Friday, May 17, 2013

Bruising Battle

If you liked the drama between American Realty Capital Properties and Cole Credit Property Trust III, you'll love this Bloomberg story on the battle for CommonWealth REIT (CWH).  Two outside investors, Corvex Management and Related Management, are attempting to takeover control of the externally advised REIT.  CommonWealth and its management are doing everything they can to thwart the unwanted solicitation. 

Corvex and Related have offered $24.50 for the company, and say its assets are worth over $40, but are constrained by CommonWealth's corporate structure and poor management.  CommonWealth's stock is trading around $20 per share, and was well below $18 per share before the offer.  CommonWealth has rejected the offers using techiques like these:
Stiff takeover defenses awaited the investors. CommonWealth’s poison pill limits investors to holding no more than 10 percent of shares, which caused the activists to cap their stake at 9.8 percent. They now own 9.2 percent. The Dead Hand provides that only board members who approved the poison pill can revoke it.

CommonWealth also has a staggered five-member board, so that different directors, also known as trustees, are up for re-election every year. That requires hostile bidders to seek a two-thirds vote to oust all the directors at once in what’s known as a consent solicitation. Adam and Barry Portnoy are two of the board’s five trustees.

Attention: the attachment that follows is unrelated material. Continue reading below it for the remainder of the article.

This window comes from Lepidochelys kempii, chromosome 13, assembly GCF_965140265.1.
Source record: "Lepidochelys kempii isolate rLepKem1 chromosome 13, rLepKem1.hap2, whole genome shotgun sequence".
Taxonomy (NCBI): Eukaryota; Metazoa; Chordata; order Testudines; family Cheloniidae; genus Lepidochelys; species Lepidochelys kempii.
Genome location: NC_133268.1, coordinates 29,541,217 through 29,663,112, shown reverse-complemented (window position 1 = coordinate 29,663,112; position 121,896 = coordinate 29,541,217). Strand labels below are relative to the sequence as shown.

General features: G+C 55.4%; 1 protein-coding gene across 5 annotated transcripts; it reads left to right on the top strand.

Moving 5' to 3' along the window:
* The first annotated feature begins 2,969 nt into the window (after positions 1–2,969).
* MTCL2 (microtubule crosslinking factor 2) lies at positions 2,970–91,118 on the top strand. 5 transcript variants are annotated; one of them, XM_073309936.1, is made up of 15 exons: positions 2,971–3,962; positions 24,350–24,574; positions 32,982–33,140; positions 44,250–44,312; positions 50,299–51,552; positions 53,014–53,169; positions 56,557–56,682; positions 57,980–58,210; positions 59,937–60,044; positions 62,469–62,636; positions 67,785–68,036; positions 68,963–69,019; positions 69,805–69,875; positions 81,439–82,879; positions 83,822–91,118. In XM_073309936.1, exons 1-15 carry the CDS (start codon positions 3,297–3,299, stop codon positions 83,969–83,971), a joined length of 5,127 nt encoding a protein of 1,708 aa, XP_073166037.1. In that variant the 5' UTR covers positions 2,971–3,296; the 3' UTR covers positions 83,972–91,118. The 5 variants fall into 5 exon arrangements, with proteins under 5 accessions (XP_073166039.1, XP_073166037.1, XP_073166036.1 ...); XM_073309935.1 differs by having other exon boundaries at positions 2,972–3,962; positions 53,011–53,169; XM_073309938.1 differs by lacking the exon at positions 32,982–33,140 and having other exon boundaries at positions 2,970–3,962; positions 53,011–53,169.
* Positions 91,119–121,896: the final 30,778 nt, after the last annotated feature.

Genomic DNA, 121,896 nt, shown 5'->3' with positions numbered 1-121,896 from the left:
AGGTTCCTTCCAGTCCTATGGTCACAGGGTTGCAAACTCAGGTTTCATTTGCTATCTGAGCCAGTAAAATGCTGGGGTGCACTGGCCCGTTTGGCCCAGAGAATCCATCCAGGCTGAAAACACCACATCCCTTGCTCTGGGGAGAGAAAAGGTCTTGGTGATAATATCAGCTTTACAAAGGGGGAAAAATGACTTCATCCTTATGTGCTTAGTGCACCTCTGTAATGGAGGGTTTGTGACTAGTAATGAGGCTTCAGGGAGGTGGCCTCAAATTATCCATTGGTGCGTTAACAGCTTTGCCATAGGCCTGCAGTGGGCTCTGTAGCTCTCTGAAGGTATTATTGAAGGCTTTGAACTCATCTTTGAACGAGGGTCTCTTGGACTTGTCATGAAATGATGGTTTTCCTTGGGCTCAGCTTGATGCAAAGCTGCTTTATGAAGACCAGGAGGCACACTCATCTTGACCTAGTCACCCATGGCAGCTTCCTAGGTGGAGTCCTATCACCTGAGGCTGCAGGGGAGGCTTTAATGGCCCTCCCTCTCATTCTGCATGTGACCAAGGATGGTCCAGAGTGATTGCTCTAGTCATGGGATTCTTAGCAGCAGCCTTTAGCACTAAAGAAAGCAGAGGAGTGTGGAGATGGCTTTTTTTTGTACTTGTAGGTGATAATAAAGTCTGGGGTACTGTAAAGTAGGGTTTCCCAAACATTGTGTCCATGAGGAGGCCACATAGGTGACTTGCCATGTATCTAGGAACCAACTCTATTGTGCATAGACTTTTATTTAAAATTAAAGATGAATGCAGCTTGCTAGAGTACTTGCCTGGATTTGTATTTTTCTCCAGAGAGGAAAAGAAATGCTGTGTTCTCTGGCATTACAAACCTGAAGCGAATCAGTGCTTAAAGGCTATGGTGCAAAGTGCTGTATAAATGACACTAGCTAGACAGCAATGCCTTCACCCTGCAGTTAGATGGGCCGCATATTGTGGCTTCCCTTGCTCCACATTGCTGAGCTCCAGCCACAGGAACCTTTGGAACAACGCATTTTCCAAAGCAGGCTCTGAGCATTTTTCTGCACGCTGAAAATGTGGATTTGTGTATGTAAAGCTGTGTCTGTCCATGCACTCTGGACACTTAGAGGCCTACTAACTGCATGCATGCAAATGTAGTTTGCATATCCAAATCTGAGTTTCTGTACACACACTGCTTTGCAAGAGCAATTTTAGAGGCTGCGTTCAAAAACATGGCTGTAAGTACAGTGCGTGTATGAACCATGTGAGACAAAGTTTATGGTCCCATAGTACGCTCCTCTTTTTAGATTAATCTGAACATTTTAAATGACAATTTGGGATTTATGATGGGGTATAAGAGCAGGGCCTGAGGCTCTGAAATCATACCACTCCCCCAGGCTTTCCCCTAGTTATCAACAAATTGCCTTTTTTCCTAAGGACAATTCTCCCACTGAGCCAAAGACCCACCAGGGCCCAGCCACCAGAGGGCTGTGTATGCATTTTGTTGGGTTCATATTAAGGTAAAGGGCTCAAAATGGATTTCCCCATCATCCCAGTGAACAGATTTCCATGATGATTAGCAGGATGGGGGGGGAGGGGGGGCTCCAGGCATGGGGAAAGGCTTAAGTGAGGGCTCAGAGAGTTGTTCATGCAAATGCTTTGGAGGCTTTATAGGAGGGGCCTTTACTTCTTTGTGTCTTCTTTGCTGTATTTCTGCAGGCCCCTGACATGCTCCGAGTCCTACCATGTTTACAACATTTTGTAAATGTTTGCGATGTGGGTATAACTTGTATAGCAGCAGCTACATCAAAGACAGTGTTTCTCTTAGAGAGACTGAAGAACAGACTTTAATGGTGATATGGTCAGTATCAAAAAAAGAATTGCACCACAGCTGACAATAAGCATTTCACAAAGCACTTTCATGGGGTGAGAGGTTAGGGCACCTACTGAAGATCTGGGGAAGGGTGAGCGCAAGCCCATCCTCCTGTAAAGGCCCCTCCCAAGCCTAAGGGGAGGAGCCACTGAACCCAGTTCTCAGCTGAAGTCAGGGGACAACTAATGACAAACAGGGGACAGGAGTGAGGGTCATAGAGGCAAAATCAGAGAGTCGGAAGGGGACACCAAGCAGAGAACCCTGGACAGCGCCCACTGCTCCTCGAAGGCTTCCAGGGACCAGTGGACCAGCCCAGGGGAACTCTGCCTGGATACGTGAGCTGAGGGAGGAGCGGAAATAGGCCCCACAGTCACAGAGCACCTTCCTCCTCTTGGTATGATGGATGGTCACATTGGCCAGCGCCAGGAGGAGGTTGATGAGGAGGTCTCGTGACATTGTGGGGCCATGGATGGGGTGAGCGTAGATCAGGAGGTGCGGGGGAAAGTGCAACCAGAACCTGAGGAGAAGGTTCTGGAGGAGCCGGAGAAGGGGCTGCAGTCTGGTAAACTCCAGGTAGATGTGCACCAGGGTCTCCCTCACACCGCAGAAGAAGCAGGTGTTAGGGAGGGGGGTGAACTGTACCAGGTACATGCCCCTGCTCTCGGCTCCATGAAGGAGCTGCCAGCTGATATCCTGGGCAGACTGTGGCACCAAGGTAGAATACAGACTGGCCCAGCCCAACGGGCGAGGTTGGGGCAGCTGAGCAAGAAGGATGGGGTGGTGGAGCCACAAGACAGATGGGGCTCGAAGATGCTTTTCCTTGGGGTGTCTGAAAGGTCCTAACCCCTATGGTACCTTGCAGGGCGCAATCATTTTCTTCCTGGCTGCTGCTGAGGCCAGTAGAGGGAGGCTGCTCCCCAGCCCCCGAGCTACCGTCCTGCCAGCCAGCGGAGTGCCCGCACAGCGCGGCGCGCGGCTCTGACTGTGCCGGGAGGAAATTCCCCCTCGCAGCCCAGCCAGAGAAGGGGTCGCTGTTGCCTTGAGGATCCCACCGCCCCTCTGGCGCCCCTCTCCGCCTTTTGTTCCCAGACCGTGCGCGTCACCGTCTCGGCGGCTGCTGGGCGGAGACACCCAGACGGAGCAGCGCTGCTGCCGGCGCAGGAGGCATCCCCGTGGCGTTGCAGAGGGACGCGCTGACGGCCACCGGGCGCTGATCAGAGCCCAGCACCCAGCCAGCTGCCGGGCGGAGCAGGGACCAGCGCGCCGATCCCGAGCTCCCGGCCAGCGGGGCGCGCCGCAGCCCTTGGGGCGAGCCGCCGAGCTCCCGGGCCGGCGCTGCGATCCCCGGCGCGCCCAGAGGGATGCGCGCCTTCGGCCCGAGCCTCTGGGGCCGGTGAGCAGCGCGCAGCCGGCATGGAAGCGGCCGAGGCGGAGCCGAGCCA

After the offer CommonWealth added these hurdles:
The board adopted a rule requiring that shareholders own 3 percent of the stock for three years before they could initiate a vote to replace directors. That was up from a threshold of $2,000 in stock and just one-year ownership. And it said that its bylaws require that any disputes be settled by arbitration, not in court. 
Meanwhile, after the Meister bid the Portnoys also tried to clarify Maryland law to make it tougher to remove board members, according to a company statement April 15. They lobbied legislators to require that shareholders prove cause to oust a director. While lawmakers didn’t act on the measure, the company said it is interpreting Maryland law to require that directors can only be removed for cause. 
And this is my favorite move:
CommonWealth’s efforts to protects its directors surfaced again this week when the firm ignored a May 14 shareholder vote not to re-elect director Joseph Morea, who was backed by less than 50 percent of the shares. A day after the annual meeting CommonWealth asked Morea to fill the vacancy created by his own resignation, which he accepted. 
I know nothing about CommonWealth, but this is an ugly situation.  One positive point for investors is that CommonWealth's shares are liquid so they can sell their shares. 

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